The electrification of the transport sector is likely to be one of the most fundamental developments of the 21st century, that will reshape the way we use energy, the way we plan transport systems throughout our cities and require the creation of new skills and industries.
Attendees at the UNSW’s Electrifying Transportation forum this week made clear that they understand the issues and are already working quickly to take the challenges head on, and are keen to share their findings and seek out opportunities to collaborate on crucial solutions.
The forum, an initiative of the University’s Digital Grid Futures Institute, was designed to stimulate greater cooperation between researchers and emerging technology companies to solve challenges that are being discovered through the electrification of transport systems, at the same time as there is an accelerating shift towards transport automation.
The forum heard from high profile academics at the UNSW, as well as representatives of Tesla, AGL Energy, NRMA, Tritium, and consultancy Aurecon.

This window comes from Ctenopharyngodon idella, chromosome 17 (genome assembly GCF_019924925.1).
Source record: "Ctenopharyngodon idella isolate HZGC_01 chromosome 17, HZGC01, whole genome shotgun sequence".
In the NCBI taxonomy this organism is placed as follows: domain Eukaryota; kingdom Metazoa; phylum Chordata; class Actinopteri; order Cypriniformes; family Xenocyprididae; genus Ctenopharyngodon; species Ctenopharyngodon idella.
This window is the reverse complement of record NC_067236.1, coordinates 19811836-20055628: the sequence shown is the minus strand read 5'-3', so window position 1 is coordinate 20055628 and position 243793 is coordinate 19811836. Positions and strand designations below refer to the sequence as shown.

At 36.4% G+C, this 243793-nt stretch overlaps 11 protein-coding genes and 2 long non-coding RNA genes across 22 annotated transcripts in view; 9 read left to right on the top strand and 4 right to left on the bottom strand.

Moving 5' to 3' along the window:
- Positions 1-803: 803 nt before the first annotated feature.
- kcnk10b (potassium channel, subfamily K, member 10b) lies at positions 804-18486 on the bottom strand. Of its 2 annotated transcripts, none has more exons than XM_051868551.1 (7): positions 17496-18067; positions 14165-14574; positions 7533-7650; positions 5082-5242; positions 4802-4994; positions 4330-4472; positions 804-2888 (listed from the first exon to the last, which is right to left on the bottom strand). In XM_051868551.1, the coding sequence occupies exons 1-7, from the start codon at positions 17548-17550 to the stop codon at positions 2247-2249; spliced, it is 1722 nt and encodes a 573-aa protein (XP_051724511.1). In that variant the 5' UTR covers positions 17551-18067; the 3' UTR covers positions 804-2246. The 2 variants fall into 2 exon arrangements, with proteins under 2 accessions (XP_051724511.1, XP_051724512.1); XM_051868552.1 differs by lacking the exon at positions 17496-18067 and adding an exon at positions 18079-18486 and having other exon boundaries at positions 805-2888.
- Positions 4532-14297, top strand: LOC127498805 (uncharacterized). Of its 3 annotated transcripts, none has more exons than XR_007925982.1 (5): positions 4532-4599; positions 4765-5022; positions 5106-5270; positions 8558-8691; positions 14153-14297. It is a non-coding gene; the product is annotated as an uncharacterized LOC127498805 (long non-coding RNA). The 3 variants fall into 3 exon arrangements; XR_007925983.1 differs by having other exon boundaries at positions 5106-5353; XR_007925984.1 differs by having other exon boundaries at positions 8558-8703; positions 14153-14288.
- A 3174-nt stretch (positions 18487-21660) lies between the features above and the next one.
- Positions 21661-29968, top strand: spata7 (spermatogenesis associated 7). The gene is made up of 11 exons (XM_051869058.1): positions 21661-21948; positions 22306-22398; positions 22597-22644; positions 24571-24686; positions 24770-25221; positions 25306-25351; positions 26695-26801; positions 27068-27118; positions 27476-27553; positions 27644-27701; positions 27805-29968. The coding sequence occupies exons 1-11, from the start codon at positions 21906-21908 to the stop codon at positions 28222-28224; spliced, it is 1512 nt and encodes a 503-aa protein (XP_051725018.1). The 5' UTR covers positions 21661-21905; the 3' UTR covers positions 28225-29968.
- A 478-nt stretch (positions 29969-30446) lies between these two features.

There was common consensus amongst speakers on the three core barriers to people adopting electric vehicles at this point in time; the availability of public charging infrastructure, prices compared to petrol vehicles and ongoing concerns about range.
Thankfully, one of the key takeaways from the forum is that both the industry and academia are deeply aware of these issues, and solutions are well on the way to solving each of these problems.
UNSW has been a leader in global renewable energy research, following decades of record breaking research that has taken solar energy out of the lab, having developed and pioneered solar cell designs that are set to dominate the global solar PV market.
The leader of that research, professor Martin Green, told the forum that solar energy technologies also had a role to play in the transport sector, with the potential for solar technologies to directly solve the concerns about vehicle range and access to charging facilities.
The integration of solar modules into vehicle design could provide the means for to source enough of their own power for most people’s day to day needs.
“Those of you that have seen solar cars are going to say ‘well, that’s not going to work’. You’ve seen these little light cars covered with solar cells with enough space for one person and no room for luggage. But those cars are designed to travel 1,000 kilometres in a day, and the average Australian commuter travels less than 30 kilometres in a day.”